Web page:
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University explores the effect of mild hearing loss

de Montfort launches video to explain the effects of mild hearing loss in a variety of situations

Wednesday 4 October
University explores the effect of mild hearing loss

Editor - October 04 at 07:30

Mild hearing loss is surprisingly under-represented in the audiology sphere despite the fact it has a big influence on millions of people’s lives in the UK every day. The Audiology and Drama Studies courses, within the Health and Life Sciences and Art, Design and Humanities faculties respectively, came up with the ‘Being Heard’ video project to spread the word about the issue and succeeded in applying to the university for a Research Investment Fund grant for £3,000.
In their 16-minute video, the experiences of people with mild hearing loss are presented and performed by actors. They speak poignantly, frankly and sometimes amusingly about how it has affected family, work, relationships and social life and how the first signs of hearing loss manifested themselves. The interviewees, who included DMU students as well as those from the wider community in Leicester thanks to the support of the Leicester Ageing Together charity, also talk about their reaction to hearing aids and the everyday strategies they adopt to cope. The ’Being Heard’ video has now been uploaded to DMU’s YouTube channel.  Being Heard video screenshot 2 Four Audiology students carried out hearing tests to make sure the interviewees fell within the agreed band for mild hearing loss – defined as people whose hearing threshold is between 20 and 40 decibels where better than 20 is a normal hearing level. A team of 26 drama students then took on the task of becoming assistant researchers to brush up on their interviewing techniques – a useful accompaniment for their drama in the community module. The audio recordings were than transcribed word-for-word and put into a script for the actors to perform.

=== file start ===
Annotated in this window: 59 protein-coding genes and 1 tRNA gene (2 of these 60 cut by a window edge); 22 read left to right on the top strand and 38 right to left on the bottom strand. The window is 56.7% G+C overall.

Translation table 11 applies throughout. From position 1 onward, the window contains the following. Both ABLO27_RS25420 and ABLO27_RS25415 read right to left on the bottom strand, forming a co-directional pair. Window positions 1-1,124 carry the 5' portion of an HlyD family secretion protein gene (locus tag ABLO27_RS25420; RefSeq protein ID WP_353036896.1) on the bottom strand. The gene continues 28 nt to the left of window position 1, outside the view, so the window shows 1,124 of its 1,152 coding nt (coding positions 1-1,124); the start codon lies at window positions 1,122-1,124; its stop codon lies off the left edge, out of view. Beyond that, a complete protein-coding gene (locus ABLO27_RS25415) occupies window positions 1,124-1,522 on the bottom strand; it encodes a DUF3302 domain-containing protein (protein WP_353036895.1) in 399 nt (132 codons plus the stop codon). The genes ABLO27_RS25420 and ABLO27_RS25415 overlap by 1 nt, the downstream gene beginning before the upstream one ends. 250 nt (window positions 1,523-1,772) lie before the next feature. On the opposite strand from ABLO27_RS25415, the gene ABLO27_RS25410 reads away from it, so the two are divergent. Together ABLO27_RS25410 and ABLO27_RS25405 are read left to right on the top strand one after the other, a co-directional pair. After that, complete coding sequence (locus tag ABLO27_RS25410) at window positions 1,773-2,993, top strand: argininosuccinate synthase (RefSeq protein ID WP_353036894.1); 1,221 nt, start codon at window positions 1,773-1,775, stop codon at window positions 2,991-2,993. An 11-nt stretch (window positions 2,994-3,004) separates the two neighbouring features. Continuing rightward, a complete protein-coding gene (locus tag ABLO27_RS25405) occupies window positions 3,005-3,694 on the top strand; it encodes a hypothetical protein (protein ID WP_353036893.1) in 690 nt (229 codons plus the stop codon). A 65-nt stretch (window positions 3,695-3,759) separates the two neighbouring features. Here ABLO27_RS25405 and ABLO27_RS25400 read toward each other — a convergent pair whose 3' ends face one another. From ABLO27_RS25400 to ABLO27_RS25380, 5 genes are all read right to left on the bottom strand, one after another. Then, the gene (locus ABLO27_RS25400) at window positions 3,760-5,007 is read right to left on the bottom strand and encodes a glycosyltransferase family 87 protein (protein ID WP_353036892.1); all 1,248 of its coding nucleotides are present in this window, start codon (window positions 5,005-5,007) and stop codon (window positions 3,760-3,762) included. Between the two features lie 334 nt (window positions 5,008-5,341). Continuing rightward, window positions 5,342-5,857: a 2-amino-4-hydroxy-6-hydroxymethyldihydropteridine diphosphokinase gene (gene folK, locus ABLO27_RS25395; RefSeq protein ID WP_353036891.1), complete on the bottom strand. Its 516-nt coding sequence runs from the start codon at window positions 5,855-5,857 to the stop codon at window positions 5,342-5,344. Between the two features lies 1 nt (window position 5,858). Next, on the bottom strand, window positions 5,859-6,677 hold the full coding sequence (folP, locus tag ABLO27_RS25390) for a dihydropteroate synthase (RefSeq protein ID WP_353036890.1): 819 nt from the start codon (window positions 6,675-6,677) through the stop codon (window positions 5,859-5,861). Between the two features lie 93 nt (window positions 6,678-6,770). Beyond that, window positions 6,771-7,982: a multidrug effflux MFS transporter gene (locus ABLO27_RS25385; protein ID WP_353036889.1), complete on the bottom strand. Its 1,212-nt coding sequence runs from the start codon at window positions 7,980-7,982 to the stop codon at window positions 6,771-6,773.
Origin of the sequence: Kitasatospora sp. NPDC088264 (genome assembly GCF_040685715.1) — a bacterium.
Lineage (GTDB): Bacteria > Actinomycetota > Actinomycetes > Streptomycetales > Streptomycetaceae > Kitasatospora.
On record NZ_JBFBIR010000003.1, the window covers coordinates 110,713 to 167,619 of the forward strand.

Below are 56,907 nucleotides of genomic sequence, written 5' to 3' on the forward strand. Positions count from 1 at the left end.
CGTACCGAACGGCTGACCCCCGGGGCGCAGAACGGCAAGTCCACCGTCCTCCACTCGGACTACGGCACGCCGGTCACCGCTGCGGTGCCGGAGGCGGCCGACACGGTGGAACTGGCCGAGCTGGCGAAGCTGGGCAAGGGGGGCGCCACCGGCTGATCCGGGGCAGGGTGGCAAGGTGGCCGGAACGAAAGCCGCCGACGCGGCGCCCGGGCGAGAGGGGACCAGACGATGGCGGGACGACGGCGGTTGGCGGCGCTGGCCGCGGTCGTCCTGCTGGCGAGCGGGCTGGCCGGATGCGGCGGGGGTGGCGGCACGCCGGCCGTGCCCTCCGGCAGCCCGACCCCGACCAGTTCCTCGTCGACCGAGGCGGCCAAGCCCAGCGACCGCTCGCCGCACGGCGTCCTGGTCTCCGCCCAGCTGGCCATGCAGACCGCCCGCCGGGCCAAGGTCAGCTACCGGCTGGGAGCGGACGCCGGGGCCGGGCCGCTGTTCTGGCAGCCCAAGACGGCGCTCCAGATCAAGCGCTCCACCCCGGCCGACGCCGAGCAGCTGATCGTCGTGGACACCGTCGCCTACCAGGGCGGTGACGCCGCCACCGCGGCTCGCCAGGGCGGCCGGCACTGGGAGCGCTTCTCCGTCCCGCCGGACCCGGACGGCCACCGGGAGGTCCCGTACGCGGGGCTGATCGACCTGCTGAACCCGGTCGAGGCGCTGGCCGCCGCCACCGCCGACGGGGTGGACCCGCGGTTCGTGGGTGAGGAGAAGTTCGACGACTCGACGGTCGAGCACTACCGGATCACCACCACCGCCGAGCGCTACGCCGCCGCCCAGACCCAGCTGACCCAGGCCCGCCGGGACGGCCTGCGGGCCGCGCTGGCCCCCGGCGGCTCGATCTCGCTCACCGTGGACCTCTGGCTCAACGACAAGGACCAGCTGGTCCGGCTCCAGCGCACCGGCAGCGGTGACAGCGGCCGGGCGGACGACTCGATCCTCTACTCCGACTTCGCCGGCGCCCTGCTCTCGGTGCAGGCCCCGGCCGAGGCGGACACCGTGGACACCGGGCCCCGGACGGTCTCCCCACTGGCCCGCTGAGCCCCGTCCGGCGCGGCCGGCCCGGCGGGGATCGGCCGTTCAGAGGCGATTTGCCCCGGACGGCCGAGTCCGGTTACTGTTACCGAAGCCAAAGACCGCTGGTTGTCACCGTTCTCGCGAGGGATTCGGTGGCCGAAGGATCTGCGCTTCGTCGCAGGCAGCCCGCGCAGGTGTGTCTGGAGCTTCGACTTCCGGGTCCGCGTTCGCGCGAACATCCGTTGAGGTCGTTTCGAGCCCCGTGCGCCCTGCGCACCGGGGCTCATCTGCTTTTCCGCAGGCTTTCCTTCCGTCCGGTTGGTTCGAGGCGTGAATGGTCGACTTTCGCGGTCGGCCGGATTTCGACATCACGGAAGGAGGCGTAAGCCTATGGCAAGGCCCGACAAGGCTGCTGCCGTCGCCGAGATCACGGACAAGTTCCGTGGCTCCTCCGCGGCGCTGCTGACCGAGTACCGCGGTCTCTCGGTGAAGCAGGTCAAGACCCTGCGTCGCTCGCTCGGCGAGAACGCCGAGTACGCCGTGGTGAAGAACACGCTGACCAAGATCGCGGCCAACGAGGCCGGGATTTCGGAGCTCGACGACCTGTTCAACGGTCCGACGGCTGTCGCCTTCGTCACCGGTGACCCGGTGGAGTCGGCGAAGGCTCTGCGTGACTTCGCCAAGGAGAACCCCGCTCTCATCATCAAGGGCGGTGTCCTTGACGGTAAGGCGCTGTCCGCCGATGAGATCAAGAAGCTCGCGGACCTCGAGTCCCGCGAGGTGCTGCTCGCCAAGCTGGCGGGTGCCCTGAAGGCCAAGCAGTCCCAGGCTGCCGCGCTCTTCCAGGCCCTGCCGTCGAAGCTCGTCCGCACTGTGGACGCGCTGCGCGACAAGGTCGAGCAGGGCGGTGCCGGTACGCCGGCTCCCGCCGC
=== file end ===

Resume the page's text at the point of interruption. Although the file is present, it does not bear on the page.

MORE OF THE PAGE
Sara Coulson, Senior Lecturer in Audiology, said: “The project is all about giving a voice to people who have mild hearing loss. There’s a lot of material out there about being profoundly deaf, having very severe hearing loss or having a cochlear implant but there isn’t much explaining the experiences of those whose hearing begins to deteriorate and the impact it has on their everyday lives. “We asked a series of questions that looked at different aspects of their life – so looking at how the hearing loss started and then how it’s impacted on their relationships, work, social life and feeling of wellbeing. “We collected all that data together and then looked for common themes. It gave us some fascinating insights into how people cope, how they manage and how they side-stepped issues in order to get on with their lives.” Kate Chapman, lecturer in Drama at DMU, said: “We put a call out for contributors and we wanted to get as many people of different ages, different experiences and different backgrounds as possible. “For the interviews we involved some of our drama students who are learning how to be researchers. We created a verbatim script, making some editorial choices about what we might include or leave out, but not dramatizing the material. Instead of creating a play that was based on the material, we wanted to use the material itself that the actors would then present as it was told to us. “For me, verbatim performance is a powerful way to tell these stories, word for word from the real experiences of people.”
The experiences of the 13 interviewees were portrayed in the video by four actors from the wider community – Alison Belbin, Sean McKenzie, Bhawna Bhansar and Jim Findley – and DMU drama student Calum Harris.  Annette Day, a Project Co-ordinator from the Action on Hearing Loss charity, also helped out as an advisor during the production. The largest charity for people with hearing loss in the UK, it campaigns for a fairer world for people with hearing loss and funds research to find a cure. Senior Lecturer Sara is now exploring how best to spread the video as far and wide as possible. She is arranging meetings with county GPs and hospital trusts to see if their surgeries might screen clips of the footage on their waiting-room televisions. She is also working with Annette from Action on Hearing Loss to play excerpts of the video on the charity’s website, thus giving the video some national exposure.
Source: de Montfort University

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